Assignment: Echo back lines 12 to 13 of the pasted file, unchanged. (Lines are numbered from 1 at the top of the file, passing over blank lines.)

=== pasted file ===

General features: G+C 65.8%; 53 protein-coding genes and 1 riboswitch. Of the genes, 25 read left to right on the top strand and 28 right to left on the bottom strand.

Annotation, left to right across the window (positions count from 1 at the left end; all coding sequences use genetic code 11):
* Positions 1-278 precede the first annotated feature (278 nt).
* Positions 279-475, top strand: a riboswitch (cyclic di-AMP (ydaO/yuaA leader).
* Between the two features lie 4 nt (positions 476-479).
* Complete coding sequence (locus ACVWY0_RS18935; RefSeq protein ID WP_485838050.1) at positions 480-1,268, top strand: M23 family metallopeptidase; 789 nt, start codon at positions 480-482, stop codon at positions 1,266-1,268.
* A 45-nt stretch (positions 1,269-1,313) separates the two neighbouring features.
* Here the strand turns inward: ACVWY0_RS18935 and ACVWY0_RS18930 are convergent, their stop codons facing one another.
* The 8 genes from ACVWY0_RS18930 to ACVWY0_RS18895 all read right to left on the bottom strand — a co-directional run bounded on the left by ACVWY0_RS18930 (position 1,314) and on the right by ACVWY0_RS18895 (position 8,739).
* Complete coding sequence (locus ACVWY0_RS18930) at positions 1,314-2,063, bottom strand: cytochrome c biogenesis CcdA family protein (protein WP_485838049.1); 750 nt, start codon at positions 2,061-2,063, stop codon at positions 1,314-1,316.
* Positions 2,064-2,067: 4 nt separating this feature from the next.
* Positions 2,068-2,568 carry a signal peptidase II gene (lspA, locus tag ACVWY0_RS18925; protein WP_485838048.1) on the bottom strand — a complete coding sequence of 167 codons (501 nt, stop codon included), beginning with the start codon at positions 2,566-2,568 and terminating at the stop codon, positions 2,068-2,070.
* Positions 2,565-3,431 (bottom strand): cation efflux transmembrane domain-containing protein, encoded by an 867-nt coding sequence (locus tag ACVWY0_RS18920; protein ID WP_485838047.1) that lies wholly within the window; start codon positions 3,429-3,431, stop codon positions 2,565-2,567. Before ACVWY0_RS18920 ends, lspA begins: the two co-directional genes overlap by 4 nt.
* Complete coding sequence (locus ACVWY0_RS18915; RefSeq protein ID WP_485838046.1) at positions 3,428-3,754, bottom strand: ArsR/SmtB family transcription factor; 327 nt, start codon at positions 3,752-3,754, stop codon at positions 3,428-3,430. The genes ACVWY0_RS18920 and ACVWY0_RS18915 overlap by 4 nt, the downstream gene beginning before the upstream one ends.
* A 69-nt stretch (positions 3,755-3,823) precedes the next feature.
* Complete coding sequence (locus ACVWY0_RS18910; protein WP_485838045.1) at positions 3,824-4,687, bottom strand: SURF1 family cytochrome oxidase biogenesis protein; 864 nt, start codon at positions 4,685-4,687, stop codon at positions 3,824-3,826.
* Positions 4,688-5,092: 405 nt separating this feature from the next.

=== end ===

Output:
* Positions 2,068-2,568 carry a signal peptidase II gene (lspA, locus tag ACVWY0_RS18925; protein WP_485838048.1) on the bottom strand — a complete coding sequence of 167 codons (501 nt, stop codon included), beginning with the start codon at positions 2,566-2,568 and terminating at the stop codon, positions 2,068-2,070.
* Positions 2,565-3,431 (bottom strand): cation efflux transmembrane domain-containing protein, encoded by an 867-nt coding sequence (locus tag ACVWY0_RS18920; protein ID WP_485838047.1) that lies wholly within the window; start codon positions 3,429-3,431, stop codon positions 2,565-2,567. Before ACVWY0_RS18920 ends, lspA begins: the two co-directional genes overlap by 4 nt.